In her accent too thick to decipher if she was lamenting or conceiting, Janet narrates “when I was sixteen I was bootlegging white liquor around here, strapped around my hips. Then I was hustling Rolex watches, made 300 bucks right quick,” as she snaps her fingers.
Said her track record was hotter than a pistol by the time her boyfriend Mike proposed. “He had asked me that morning if I would marry him; come night I was out dancing at what was the Frontier Lounge back then – they burned my house down with him in it.” No pause.
“I don’t why nobody wants to kill nobody else, you gotta be crazy, but I’m a crazy one too – I’ve been stabbed in the leg, but I’m not going down like that. You cut me, I’m gonna cut you back. I done shot at two husbands since then. One would throw full cans of beer at my back. He got to throwin’ plates when I had the little one in the bassinet, and when one landed inside of it, ‘bout to cut my little one’s head right off, I said that was it – drank my coffee the next morning and took off.
I found a man on his way to Pennsylvania and asked him to take me with him.
Eventually Mama begged ‘please come back, it’ll be different,’ so I came back.
I keep trying to get out of here, but I just keep comin’ back,” she trails, talking to no one in particular.
She goes on to articulate the next woman he was with. “…beat her until her eyeballs came out of her dang sockets, then dated my cousin.”
From the gallery – “Is she dead yet?”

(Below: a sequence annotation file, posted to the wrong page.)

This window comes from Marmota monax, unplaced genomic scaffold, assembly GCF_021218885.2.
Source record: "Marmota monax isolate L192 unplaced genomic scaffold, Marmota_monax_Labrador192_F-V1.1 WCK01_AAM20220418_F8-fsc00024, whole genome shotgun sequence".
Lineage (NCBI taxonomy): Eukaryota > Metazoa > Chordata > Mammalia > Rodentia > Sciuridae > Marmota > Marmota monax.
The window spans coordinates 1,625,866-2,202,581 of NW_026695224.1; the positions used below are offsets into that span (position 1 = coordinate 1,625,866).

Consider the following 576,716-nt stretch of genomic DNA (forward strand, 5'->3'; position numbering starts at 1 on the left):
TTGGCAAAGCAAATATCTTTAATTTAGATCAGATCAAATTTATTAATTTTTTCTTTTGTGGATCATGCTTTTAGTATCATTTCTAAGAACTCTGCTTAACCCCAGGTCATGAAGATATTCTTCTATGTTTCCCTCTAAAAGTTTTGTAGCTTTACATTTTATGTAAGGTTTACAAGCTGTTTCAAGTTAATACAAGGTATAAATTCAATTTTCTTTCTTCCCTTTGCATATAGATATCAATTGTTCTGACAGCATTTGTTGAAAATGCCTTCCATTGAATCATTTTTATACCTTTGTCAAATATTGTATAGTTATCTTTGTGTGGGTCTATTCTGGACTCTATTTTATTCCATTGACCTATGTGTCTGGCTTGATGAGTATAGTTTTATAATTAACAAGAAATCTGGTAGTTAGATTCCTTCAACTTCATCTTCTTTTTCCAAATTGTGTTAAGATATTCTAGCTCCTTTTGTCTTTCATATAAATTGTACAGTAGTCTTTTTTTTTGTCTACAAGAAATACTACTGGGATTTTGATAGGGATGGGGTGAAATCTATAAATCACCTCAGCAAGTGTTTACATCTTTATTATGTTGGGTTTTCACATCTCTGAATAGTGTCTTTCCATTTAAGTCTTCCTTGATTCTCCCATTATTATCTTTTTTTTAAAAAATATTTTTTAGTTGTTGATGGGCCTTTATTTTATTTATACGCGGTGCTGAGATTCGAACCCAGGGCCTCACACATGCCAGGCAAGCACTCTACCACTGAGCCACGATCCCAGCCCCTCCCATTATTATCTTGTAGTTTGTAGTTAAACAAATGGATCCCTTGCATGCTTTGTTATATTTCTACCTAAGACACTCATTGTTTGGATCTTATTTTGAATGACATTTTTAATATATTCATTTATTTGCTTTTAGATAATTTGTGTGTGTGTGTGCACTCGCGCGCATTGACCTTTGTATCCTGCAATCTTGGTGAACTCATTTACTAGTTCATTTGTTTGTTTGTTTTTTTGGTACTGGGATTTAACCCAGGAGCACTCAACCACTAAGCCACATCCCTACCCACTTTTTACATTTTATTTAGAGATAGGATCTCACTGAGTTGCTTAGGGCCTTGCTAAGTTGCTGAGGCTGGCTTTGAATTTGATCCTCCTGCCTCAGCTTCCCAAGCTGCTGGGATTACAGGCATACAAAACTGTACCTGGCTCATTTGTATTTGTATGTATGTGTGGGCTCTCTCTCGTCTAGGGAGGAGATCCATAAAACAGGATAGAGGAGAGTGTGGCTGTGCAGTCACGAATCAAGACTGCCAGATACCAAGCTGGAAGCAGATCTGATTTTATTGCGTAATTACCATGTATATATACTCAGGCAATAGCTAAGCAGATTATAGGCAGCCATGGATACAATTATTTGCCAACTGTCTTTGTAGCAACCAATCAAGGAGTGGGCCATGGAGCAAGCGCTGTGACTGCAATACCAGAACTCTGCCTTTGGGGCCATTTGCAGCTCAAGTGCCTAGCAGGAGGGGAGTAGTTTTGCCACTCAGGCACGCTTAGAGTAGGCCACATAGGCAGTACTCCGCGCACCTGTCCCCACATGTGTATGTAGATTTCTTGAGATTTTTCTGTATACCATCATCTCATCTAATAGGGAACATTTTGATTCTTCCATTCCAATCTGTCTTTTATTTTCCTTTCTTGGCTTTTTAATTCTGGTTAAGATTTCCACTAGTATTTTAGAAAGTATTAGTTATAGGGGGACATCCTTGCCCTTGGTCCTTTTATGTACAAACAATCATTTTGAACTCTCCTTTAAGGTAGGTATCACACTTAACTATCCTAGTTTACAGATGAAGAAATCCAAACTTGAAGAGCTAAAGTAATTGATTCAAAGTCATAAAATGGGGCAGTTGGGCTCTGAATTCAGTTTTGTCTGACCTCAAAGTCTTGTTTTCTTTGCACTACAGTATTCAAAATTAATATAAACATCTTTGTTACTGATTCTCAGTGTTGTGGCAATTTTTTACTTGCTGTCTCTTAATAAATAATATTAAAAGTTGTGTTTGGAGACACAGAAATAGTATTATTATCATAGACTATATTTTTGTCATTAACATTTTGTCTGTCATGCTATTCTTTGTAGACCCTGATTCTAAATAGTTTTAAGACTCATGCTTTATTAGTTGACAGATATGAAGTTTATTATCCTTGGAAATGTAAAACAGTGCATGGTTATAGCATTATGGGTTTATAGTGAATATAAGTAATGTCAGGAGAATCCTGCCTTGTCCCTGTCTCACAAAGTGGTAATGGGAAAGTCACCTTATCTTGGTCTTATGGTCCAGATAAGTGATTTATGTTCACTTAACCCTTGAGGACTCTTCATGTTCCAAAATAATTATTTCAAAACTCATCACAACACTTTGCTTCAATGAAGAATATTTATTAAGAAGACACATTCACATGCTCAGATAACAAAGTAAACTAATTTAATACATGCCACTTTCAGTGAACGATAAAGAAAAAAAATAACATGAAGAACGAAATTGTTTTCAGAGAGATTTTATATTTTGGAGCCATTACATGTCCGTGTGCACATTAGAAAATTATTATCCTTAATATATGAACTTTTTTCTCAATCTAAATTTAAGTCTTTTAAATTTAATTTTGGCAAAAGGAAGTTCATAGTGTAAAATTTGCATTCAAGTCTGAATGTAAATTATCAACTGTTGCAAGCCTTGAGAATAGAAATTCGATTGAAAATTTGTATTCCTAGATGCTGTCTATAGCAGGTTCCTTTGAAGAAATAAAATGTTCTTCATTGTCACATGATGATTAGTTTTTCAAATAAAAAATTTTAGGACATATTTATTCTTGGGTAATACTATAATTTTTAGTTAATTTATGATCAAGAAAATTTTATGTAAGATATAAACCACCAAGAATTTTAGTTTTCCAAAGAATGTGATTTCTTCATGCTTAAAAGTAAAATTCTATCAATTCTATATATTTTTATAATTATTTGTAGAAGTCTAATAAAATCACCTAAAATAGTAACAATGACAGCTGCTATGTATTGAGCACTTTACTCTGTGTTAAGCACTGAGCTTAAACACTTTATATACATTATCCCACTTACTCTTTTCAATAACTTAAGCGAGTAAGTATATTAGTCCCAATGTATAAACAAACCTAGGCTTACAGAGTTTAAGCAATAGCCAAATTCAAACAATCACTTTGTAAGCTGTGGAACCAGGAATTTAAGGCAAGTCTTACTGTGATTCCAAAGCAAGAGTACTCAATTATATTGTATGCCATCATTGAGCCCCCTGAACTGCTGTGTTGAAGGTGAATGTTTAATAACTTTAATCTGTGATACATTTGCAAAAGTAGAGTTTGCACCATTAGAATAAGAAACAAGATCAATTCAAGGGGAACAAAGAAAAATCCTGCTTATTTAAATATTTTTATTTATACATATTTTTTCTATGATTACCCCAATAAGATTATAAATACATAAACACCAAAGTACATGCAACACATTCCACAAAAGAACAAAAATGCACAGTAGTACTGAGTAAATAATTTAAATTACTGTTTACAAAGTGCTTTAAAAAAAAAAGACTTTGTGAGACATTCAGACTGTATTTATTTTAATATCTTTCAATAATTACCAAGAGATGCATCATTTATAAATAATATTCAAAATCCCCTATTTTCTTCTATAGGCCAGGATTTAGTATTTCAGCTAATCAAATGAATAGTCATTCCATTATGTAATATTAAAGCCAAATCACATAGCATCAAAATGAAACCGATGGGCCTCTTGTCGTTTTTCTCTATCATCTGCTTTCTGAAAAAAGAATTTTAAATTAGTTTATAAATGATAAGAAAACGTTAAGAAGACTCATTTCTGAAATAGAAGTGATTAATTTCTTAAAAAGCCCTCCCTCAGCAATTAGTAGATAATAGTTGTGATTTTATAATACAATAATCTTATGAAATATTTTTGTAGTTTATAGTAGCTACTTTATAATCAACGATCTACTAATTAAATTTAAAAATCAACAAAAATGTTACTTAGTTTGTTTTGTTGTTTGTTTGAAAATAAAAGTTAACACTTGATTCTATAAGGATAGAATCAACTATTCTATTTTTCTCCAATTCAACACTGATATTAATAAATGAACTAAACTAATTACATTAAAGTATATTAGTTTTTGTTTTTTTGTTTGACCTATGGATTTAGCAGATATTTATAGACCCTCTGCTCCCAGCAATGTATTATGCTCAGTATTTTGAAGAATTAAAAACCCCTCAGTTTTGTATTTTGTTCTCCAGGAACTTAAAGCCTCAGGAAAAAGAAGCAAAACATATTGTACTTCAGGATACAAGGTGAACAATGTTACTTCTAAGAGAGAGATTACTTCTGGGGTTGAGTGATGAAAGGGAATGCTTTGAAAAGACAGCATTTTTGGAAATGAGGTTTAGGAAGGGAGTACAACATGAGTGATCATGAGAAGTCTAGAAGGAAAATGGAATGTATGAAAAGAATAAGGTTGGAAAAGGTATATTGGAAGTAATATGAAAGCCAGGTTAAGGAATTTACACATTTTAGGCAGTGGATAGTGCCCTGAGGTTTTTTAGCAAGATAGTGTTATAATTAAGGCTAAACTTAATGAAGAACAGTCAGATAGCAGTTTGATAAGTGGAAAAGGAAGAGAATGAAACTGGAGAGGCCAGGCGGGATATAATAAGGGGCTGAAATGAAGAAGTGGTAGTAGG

“No, but they got her eyeballs back in.”
“I needed protection, so I married the next fellow there was. I made it clear that this wasn’t love, it was a business arrangement. We agreed on 12 years, and he left me exactly when that 12 years was done.” She gesticulates filling out paper work.
“Sons are 21 and 30 now. Wasn’t easy, but I got it done. At least I was better off than my sister who come to me askin’ how to have a baby. I said ‘are you serious? Well, everything they told you, do it backwards.’”
Side conversation continues with Bobby, as we touch fingertips grabbing for the same chip in the environmentally misplaced pineapple shaped bowl. I’m too distracted straining to decode Janet’s anecdotes and double hummus dip my chip, piling it with an uncomfortable chickpea mound I have to swallow, but carry on lending one ear to each exchange, intrigued by the gentleman’s parables as well.
Small talking about the Chatooga River and the white water rafting I signed up for on Friday he relates “I never gone white water rafting, but I got three friends who done drowned on that river.” Surprised, as I was familiar with its rapids from years of trekking up to Northern Georgia, I asked how, and the first two stories made sense, tubing and so on, but the third was of a fellow who just got too drunk and fell right in.
Janet chimes in when she hears I drove up from Florida and recounts a stint she had as a waitress inland. Never having served before she had walked right up to the owner and suggested “let me work a week, see if you like me, and if not, send me on my way. She paid me $20 on the first night, and I kept comin’ back. It was in a town just north of that place Orlando. They were sellin’ liquor bottles right out of the drive through window. I had a nice place right there in the trailer park.”
Gaping at the unexpected exchange recited in the last 20 minutes, I chuckled at the veracity to her final proclamation as she tilted the last bit of beer down her throat, “I just have to cross one bridge at a time.“